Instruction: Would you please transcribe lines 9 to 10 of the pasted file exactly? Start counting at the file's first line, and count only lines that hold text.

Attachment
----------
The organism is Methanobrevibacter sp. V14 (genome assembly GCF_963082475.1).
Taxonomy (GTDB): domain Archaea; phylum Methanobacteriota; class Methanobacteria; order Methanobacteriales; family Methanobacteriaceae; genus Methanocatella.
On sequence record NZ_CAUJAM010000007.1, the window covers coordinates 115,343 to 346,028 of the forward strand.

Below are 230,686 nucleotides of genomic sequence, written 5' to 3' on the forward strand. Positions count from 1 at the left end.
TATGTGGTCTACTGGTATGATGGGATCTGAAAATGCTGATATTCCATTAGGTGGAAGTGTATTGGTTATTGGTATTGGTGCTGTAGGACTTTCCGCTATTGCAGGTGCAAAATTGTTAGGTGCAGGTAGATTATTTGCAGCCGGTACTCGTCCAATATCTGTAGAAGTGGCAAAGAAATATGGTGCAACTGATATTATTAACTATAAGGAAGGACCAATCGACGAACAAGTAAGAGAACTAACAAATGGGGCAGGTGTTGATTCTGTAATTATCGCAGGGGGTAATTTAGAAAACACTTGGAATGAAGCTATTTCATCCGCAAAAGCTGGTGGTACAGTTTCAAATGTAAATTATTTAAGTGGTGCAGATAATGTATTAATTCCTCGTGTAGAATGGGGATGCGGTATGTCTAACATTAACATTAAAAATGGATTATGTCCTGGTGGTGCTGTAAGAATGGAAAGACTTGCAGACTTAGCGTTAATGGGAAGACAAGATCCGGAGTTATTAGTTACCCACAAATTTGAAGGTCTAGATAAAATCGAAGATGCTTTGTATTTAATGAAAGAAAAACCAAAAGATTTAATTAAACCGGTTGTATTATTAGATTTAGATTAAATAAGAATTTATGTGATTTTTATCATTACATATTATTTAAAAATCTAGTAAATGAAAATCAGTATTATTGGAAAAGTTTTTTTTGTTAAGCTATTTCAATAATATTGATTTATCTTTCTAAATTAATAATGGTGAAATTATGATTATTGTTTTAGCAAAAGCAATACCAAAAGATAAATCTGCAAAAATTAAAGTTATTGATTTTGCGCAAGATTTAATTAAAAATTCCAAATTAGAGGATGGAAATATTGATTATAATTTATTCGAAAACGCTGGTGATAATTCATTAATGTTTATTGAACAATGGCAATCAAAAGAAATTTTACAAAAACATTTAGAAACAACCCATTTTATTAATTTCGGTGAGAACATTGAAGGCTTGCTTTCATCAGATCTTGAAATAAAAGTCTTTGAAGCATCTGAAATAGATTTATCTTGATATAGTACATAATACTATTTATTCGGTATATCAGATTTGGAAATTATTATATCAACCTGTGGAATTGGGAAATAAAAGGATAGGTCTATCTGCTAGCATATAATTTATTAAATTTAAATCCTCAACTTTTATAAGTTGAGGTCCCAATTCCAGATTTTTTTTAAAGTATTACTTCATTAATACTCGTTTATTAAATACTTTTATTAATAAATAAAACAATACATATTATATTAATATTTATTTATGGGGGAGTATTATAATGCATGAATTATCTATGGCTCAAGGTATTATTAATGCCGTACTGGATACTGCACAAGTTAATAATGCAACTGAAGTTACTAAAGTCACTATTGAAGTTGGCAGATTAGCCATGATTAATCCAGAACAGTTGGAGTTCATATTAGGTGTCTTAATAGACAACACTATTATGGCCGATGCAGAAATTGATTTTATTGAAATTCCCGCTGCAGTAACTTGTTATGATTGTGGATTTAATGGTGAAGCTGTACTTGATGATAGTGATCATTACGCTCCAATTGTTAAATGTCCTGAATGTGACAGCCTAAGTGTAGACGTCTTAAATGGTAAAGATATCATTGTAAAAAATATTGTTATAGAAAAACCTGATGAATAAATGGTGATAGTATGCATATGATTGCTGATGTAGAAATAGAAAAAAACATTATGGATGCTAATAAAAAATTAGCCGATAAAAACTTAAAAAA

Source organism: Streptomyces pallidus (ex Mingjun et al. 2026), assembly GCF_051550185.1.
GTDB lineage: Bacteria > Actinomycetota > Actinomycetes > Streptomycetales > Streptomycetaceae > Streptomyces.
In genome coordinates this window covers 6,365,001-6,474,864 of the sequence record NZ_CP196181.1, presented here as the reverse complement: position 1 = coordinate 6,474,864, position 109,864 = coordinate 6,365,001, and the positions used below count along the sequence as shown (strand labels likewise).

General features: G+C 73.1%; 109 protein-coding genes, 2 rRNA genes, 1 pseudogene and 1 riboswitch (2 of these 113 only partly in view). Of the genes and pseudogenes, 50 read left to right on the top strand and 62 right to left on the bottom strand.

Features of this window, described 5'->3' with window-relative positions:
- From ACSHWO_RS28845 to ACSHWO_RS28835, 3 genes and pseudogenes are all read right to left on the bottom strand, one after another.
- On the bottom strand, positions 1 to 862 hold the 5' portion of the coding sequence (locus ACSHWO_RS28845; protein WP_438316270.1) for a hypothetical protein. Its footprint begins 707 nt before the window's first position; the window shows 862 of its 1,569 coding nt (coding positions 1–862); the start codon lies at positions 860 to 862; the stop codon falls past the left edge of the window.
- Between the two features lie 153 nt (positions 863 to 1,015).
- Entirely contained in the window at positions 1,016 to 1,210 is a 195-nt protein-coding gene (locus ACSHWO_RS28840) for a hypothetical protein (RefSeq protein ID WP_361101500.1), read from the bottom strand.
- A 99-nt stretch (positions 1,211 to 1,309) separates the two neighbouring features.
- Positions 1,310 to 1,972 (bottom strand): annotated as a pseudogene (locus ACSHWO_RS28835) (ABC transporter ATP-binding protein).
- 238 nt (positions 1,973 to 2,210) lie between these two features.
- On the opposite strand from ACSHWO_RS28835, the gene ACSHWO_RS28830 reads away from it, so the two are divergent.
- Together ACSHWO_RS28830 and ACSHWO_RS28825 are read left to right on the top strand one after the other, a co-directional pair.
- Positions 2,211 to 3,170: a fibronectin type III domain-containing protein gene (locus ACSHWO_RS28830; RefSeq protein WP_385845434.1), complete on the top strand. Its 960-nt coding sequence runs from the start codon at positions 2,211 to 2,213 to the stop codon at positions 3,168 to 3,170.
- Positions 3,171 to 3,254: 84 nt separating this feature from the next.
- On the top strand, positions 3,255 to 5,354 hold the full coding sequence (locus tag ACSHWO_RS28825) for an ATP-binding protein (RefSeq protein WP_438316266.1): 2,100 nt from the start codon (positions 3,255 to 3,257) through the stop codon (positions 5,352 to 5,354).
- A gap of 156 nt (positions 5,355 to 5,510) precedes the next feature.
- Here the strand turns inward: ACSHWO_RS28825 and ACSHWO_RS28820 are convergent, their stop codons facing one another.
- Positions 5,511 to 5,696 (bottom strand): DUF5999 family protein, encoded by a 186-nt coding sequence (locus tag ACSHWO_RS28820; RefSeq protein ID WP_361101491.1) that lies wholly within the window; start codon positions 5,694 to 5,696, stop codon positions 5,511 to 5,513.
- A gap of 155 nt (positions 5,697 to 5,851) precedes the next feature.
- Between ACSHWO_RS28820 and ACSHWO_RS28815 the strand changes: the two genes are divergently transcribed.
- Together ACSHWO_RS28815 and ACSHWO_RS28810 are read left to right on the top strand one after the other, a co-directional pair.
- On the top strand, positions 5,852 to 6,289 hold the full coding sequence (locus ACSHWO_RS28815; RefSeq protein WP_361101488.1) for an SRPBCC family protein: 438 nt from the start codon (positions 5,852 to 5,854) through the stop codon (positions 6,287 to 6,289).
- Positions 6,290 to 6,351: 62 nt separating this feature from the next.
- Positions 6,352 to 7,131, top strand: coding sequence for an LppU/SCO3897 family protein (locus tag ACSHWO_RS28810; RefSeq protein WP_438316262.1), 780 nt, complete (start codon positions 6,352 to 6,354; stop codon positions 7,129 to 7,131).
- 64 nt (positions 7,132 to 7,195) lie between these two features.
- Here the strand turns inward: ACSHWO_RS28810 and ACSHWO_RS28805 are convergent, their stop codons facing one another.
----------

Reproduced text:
General features: G+C 73.1%; 109 protein-coding genes, 2 rRNA genes, 1 pseudogene and 1 riboswitch (2 of these 113 only partly in view). Of the genes and pseudogenes, 50 read left to right on the top strand and 62 right to left on the bottom strand.

Features of this window, described 5'->3' with window-relative positions: